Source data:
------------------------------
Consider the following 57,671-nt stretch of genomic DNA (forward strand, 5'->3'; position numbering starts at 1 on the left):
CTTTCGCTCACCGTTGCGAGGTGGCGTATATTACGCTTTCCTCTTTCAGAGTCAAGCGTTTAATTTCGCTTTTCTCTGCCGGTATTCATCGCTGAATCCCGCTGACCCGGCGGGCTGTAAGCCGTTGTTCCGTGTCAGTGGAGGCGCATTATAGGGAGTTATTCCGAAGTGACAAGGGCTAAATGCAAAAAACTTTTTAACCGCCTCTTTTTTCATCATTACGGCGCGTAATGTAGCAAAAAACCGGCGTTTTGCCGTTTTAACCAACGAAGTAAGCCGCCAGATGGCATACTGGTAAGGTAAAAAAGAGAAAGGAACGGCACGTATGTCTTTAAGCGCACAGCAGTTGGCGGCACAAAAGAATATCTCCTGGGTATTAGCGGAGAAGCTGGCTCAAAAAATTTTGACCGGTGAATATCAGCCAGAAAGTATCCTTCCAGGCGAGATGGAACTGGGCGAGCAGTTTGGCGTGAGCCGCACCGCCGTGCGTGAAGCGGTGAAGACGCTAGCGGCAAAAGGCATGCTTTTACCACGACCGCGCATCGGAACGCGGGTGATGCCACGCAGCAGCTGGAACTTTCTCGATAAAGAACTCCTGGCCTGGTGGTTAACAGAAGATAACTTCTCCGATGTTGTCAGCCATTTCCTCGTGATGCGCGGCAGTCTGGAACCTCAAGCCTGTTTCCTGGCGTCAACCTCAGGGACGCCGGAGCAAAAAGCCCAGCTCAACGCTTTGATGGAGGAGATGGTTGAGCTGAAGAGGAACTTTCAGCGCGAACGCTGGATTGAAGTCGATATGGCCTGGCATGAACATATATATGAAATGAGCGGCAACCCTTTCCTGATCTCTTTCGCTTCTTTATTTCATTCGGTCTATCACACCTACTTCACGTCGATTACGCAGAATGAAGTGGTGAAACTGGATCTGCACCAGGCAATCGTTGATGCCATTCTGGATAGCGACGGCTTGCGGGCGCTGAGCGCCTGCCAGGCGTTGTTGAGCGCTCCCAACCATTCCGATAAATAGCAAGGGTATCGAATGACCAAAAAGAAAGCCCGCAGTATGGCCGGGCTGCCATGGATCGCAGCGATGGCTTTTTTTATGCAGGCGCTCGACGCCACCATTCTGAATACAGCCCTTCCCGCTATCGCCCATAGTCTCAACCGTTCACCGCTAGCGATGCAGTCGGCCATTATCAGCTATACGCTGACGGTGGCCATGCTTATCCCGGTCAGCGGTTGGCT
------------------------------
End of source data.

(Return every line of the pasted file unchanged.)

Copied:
Consider the following 57,671-nt stretch of genomic DNA (forward strand, 5'->3'; position numbering starts at 1 on the left):
CTTTCGCTCACCGTTGCGAGGTGGCGTATATTACGCTTTCCTCTTTCAGAGTCAAGCGTTTAATTTCGCTTTTCTCTGCCGGTATTCATCGCTGAATCCCGCTGACCCGGCGGGCTGTAAGCCGTTGTTCCGTGTCAGTGGAGGCGCATTATAGGGAGTTATTCCGAAGTGACAAGGGCTAAATGCAAAAAACTTTTTAACCGCCTCTTTTTTCATCATTACGGCGCGTAATGTAGCAAAAAACCGGCGTTTTGCCGTTTTAACCAACGAAGTAAGCCGCCAGATGGCATACTGGTAAGGTAAAAAAGAGAAAGGAACGGCACGTATGTCTTTAAGCGCACAGCAGTTGGCGGCACAAAAGAATATCTCCTGGGTATTAGCGGAGAAGCTGGCTCAAAAAATTTTGACCGGTGAATATCAGCCAGAAAGTATCCTTCCAGGCGAGATGGAACTGGGCGAGCAGTTTGGCGTGAGCCGCACCGCCGTGCGTGAAGCGGTGAAGACGCTAGCGGCAAAAGGCATGCTTTTACCACGACCGCGCATCGGAACGCGGGTGATGCCACGCAGCAGCTGGAACTTTCTCGATAAAGAACTCCTGGCCTGGTGGTTAACAGAAGATAACTTCTCCGATGTTGTCAGCCATTTCCTCGTGATGCGCGGCAGTCTGGAACCTCAAGCCTGTTTCCTGGCGTCAACCTCAGGGACGCCGGAGCAAAAAGCCCAGCTCAACGCTTTGATGGAGGAGATGGTTGAGCTGAAGAGGAACTTTCAGCGCGAACGCTGGATTGAAGTCGATATGGCCTGGCATGAACATATATATGAAATGAGCGGCAACCCTTTCCTGATCTCTTTCGCTTCTTTATTTCATTCGGTCTATCACACCTACTTCACGTCGATTACGCAGAATGAAGTGGTGAAACTGGATCTGCACCAGGCAATCGTTGATGCCATTCTGGATAGCGACGGCTTGCGGGCGCTGAGCGCCTGCCAGGCGTTGTTGAGCGCTCCCAACCATTCCGATAAATAGCAAGGGTATCGAATGACCAAAAAGAAAGCCCGCAGTATGGCCGGGCTGCCATGGATCGCAGCGATGGCTTTTTTTATGCAGGCGCTCGACGCCACCATTCTGAATACAGCCCTTCCCGCTATCGCCCATAGTCTCAACCGTTCACCGCTAGCGATGCAGTCGGCCATTATCAGCTATACGCTGACGGTGGCCATGCTTATCCCGGTCAGCGGTTGGCT